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Cable TV giants cut deal to buy Adelphia

Newspaper reports say Time Warner Inc. and Comcast Corp. have agreed on a complex $18-billion purchase plan.

Associated Press
Published April 9, 2005

NEW YORK - Time Warner Inc. and Comcast Corp. have reached an agreement in principle to buy the cable TV company Adelphia Communications Corp. for nearly $18-billion, according to newspaper reports Friday.

The tentative deal must be approved in bankruptcy court, and a final resolution could be weeks away.

Adelphia has been operating under bankruptcy protection since 2002 after an accounting fraud and corporate looting scandal by the Rigas family, which used to run the company.

If it goes through, the deal would mark the first significant expansion for Time Warner since its disastrous 2000 merger with America Online. The deal would allow Comcast and Time Warner to restructure their cable holdings in ways they hope will please investors. As part of the reported deal, Comcast would be able to dispose of a 21 percent stake in Time Warner Cable, and Time Warner would seek to spin off of its own cable holdings, giving it a separately traded stock it could use to make other cable acquisitions.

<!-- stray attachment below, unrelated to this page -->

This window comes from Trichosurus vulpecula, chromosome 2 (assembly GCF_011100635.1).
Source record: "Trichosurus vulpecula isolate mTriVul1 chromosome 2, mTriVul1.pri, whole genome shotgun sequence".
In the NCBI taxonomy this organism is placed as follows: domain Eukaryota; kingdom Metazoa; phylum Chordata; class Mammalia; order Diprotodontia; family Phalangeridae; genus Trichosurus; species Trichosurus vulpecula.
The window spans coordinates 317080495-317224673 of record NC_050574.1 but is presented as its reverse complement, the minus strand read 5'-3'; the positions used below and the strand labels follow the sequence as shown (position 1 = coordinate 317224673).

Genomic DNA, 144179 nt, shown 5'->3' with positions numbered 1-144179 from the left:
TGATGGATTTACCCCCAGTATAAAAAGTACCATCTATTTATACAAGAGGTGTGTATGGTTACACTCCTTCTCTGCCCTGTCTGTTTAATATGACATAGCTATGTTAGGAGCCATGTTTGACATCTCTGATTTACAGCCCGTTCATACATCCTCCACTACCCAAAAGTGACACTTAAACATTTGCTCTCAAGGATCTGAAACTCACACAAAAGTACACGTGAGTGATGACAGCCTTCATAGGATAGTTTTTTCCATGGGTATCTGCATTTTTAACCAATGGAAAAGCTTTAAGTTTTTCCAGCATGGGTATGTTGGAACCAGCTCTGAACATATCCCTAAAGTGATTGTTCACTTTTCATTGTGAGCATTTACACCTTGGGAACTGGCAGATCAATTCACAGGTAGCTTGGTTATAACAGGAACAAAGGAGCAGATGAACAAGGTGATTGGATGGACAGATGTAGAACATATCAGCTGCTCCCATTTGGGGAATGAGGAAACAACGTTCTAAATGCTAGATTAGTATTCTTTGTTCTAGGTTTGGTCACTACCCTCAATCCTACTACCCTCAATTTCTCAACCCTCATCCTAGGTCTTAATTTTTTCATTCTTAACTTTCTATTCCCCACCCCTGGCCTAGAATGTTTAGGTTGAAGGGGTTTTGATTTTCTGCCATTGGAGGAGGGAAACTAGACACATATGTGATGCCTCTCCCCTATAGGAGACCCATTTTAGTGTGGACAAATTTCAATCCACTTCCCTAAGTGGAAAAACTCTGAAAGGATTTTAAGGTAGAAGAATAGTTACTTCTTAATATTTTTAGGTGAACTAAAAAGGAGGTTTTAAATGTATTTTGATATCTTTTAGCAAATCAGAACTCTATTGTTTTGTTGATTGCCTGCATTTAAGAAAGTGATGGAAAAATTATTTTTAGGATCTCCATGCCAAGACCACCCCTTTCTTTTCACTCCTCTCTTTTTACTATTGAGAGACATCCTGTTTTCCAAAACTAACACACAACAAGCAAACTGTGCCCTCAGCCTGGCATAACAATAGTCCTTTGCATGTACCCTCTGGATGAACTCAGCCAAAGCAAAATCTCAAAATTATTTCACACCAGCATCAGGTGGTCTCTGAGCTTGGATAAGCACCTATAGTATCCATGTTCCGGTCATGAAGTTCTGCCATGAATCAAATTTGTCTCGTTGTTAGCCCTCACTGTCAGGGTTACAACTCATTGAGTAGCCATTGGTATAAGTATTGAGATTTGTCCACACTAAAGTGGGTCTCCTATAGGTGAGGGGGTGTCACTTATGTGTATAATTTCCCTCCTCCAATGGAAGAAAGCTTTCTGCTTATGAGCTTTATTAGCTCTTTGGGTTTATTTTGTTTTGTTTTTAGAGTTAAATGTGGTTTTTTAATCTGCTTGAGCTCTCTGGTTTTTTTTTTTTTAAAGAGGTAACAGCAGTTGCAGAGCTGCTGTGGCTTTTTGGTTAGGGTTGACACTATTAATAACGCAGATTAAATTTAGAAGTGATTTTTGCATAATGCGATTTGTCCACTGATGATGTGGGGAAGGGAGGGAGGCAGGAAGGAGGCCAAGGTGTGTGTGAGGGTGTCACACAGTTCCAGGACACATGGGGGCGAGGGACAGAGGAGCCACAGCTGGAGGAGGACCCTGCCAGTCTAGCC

Cable TV has been one of the growth areas within Time Warner's stable of media companies in recent years, as customers sign up for premium services like high-speed Internet access, digital cable and telephone service carried over the Internet.

The Wall Street Journal reported that Time Warner and Comcast would put up $12-billion in cash and about $5.6-billion in stock, while the New York Times put the figures at $13.5-billion in cash and about $4.5-billion in stock.

Spokeswomen for Adelphia, Time Warner and Comcast declined to comment.

The deal could also face a challenge from an 11th-hour bid from Cablevision Systems Corp., a smaller New York-area cable provider that offered $16.5-billion in cash for Adelphia, according to several news reports. Cablevision has declined to comment.

As part of the deal, Comcast would contribute $2-billion and swap its stake in Time Warner in exchange for 2-million of Adelphia's more than 5-million subscribers.

The companies met with a bankruptcy court judge Thursday to discuss procedures for completing a purchase and a final deal could be days away, the newspapers reported.

Adelphia, the nation's fifth-largest cable television provider, filed for bankruptcy after founder John Rigas and others were accused of looting the company and cheating investors out of billions of dollars.

Rigas and his son Timothy were convicted of conspiracy, bank fraud and securities fraud.

[Last modified April 9, 2005, 07:10:29]

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